The New York Times and the Los Angeles Times lead with word that despite legal efforts by congressional leaders to stop the process, a judge ruled that doctors could remove the feeding tube sustaining Terri Schiavo, the brain-damaged patient at the center of a right-to-die case. The Washington Post leads with an assessment of the heavy toll the war in Iraq is taking on U.S. military resources.
Everyone fronts news about (and photographs of) what an NYT video calls "the most extensively litigated right-to-die case in the history of America." Terri Schiavo has lived in a persistent vegetative state since 1990, and her husband has been lobbying for the right to withdraw her feeding tube in accordance with what he says were her wishes. With the tube gone, Schiavo will live no more than five or 10 days. Republicans launched an eleventh-hour effort to keep her alive, issuing subpoenas for her to testify before Congress—despite the fact that she's been unable to speak for 15 years—and warning that doctors who removed the tube would be guilty of interfering with a congressional witness, a federal crime. But they were smacked down by a circuit judge, who said, "The fact that you—your committee—decided to do something today doesn't create an emergency."
The NYT points out that Republicans used the case to try to score points for the "culture of life," while Democrats bit their tongues, hoping to signal their willingness to move to the center. The NYT hints that Tom DeLay, who appeared on television to rally conservatives, was trying to wag the dog, using the issue "as a sudden distraction from his troubles." The WP notes although her doctors say Schiavo had no hope of recovery, Bill Frist reviewed home videos and disagreed. The NYT points out that Frist is a potential presidential candidate.
The WP marks the two-year anniversary of the beginning of bombing in Iraq by leading with a long story about the war's drain on the nation's military resources. Current troops have been "combat-hardened," but that advantage is outweighed by recruiting shortfalls and equipment backlogs. Troops and gear are being depleted faster than they can be replenished. Overextended in Iraq and Afghanistan by unexpectedly heavy demand, the military's ability to engage elsewhere, such as Korea, is not "sufficiently robust." As one general put it, "What keeps me awake at night is, what will this all-volunteer force look like in 2007?"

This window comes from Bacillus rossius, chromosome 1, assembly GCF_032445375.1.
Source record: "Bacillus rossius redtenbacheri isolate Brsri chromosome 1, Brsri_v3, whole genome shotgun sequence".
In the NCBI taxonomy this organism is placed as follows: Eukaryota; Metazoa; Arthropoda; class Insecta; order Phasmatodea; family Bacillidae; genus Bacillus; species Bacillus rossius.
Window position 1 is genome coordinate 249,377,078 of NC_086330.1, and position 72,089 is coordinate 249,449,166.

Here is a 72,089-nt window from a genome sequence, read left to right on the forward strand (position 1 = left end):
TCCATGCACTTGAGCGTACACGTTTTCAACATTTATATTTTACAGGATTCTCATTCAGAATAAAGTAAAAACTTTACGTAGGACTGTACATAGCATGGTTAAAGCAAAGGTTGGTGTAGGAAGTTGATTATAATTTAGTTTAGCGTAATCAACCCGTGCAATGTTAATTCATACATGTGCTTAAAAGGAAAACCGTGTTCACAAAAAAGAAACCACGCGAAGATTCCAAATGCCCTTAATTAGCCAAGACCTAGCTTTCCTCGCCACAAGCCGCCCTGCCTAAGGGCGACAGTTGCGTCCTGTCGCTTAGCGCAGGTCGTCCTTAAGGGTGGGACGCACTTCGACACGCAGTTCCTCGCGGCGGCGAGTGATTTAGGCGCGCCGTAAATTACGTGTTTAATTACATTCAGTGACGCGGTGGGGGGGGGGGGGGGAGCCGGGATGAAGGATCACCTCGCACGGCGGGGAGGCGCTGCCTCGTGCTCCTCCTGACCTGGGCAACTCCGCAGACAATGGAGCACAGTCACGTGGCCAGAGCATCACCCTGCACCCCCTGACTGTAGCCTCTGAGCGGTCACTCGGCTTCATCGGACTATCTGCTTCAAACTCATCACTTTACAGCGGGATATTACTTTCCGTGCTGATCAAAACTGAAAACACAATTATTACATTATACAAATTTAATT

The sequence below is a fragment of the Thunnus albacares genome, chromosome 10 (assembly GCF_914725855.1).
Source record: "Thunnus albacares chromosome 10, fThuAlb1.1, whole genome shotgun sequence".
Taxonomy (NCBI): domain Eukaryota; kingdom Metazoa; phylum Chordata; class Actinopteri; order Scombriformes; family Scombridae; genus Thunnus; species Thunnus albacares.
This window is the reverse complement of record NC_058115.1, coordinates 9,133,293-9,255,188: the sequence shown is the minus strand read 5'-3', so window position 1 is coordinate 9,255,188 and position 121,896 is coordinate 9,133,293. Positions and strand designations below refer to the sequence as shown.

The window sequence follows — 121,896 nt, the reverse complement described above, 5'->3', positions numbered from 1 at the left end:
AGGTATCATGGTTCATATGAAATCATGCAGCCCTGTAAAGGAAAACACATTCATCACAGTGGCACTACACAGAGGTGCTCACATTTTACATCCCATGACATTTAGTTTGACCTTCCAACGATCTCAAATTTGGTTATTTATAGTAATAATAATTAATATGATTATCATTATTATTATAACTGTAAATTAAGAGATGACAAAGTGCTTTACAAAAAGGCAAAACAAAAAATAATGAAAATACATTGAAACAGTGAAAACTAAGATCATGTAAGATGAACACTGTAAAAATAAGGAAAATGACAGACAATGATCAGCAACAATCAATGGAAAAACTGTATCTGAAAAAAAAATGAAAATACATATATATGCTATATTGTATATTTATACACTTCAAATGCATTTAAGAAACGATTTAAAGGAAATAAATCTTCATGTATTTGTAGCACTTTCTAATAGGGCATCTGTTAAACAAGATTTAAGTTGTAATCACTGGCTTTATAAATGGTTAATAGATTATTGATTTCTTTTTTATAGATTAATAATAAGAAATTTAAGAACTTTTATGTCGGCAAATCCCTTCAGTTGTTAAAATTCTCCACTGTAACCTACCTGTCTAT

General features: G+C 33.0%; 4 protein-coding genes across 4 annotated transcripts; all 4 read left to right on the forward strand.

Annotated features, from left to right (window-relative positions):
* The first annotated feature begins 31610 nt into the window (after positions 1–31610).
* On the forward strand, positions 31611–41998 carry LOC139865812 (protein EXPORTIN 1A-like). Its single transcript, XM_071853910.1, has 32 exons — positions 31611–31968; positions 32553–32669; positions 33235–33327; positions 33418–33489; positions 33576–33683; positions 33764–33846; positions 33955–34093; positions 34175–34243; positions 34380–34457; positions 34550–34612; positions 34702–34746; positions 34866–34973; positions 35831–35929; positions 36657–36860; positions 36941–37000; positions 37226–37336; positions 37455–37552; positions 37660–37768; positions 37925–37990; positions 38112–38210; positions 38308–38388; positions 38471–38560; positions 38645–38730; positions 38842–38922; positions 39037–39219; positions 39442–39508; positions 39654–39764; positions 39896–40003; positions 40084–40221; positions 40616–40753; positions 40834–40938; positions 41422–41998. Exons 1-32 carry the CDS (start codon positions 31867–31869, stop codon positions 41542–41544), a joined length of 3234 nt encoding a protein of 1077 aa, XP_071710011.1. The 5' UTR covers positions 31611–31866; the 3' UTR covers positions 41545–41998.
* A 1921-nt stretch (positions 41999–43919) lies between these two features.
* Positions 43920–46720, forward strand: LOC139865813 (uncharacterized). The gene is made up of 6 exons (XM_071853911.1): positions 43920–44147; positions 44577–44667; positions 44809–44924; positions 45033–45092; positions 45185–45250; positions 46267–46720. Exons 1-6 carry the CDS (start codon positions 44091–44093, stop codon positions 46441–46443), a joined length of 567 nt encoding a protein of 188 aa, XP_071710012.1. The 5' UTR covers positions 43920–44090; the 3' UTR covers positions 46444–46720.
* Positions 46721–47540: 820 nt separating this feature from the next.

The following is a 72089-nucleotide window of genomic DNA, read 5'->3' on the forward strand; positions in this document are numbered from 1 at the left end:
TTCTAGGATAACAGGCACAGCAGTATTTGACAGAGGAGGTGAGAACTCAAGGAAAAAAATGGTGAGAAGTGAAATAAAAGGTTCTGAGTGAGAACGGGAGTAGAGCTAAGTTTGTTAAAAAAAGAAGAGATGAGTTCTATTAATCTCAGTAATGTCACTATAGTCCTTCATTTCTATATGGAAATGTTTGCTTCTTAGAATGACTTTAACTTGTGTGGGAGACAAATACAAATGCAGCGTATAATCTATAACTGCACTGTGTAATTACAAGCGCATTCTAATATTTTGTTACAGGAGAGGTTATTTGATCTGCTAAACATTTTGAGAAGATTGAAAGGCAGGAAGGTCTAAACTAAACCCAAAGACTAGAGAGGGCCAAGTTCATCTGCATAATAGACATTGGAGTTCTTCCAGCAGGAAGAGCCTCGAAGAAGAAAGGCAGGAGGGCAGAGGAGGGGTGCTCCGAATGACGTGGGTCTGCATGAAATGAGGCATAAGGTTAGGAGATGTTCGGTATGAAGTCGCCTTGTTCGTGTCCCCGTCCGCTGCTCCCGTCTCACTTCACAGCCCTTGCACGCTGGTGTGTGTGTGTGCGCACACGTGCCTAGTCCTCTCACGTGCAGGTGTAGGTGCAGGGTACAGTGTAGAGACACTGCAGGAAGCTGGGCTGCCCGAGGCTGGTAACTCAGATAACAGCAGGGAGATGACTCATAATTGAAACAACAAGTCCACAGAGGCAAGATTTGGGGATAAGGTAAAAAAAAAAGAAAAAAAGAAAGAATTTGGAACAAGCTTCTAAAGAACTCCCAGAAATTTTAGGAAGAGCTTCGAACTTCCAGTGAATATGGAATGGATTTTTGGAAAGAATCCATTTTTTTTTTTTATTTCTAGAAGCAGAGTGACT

The NYT fronts news that Wal-Mart will settle a federal investigation that found that it used illegal immigrants to clean its stores, but the LAT, which won a Pulitzer last year for its Wal-Mart coverage, merely teases the news, as does the WP. Wal-Mart settled with the government for a $11 million. The government says this is "a milestone for corporate responsibility," since it's a record dollar amount for a civil immigration settlement. But as a janitorial condition watchdog group points out, $11 million will hardly serve as a deterrent for a company with sales of $288 billion. Wal-Mart admitted no wrongdoing, instead blaming its contractors and saying, "We should have had better safeguards in place to ensure that our contractors were hiring only legal workers."
The LAT obtains a copy of Kofi Annan's blueprint for revitalizing the U.N., a plan that includes restructuring a human-rights panel, expanding the Security Council, and overhauling approaches to counterterrorism, nuclear nonproliferation, and peacekeeping. Annan sees the plan as a way to "meet the challenges of a changing world," says the LAT, but the U.S. sees it as "a last-gasp bid to restore the organization's relevance."
The WP fronts a summary of a defense department survey that found that one out of every seven women at military academies has been sexually assaulted, and more than half have been sexually harassed. Most of the incidents went unreported, but military campuses hope to change that with a revamped confidentiality policy. "Sexual assaults are not a good indication of character," one superintendent insightfully noted. "In fact, they're a very bad indication."
The NYT fronts news that criminals are using Wi-Fi to cover their tracks. Before wireless, it was hard to be untraceable, but now, says the NYT, "it could hardly be easier." As a result, the unsecured wireless networks of unsuspecting neighbors are being used for "child pornography, fraud, death threats and identity and credit card theft."
The WP teases word that teens who take virginity pledges are almost as likely as non-pledges to catch STDs, according to an eight-year study. Teens who take the pledge do delay sexual activity and marry earlier, but they are also more likely to experiment with oral and anal sex and less likely to use condoms. As the study's author put it, "Kids who are trying to preserve their technical virginity are, in some cases, engaging in much riskier behavior."
Blog and pony show … CEO blogs get a big thumbs down from the Washington Post. Blogs are supposed to be personal, fresh, and casual, but executive blogs often wind up being pure PR. "Their attempts at hip, guerrilla-style blogging are often pained—and painful," pronounces the WP. "With blogs like that, who needs news releases?"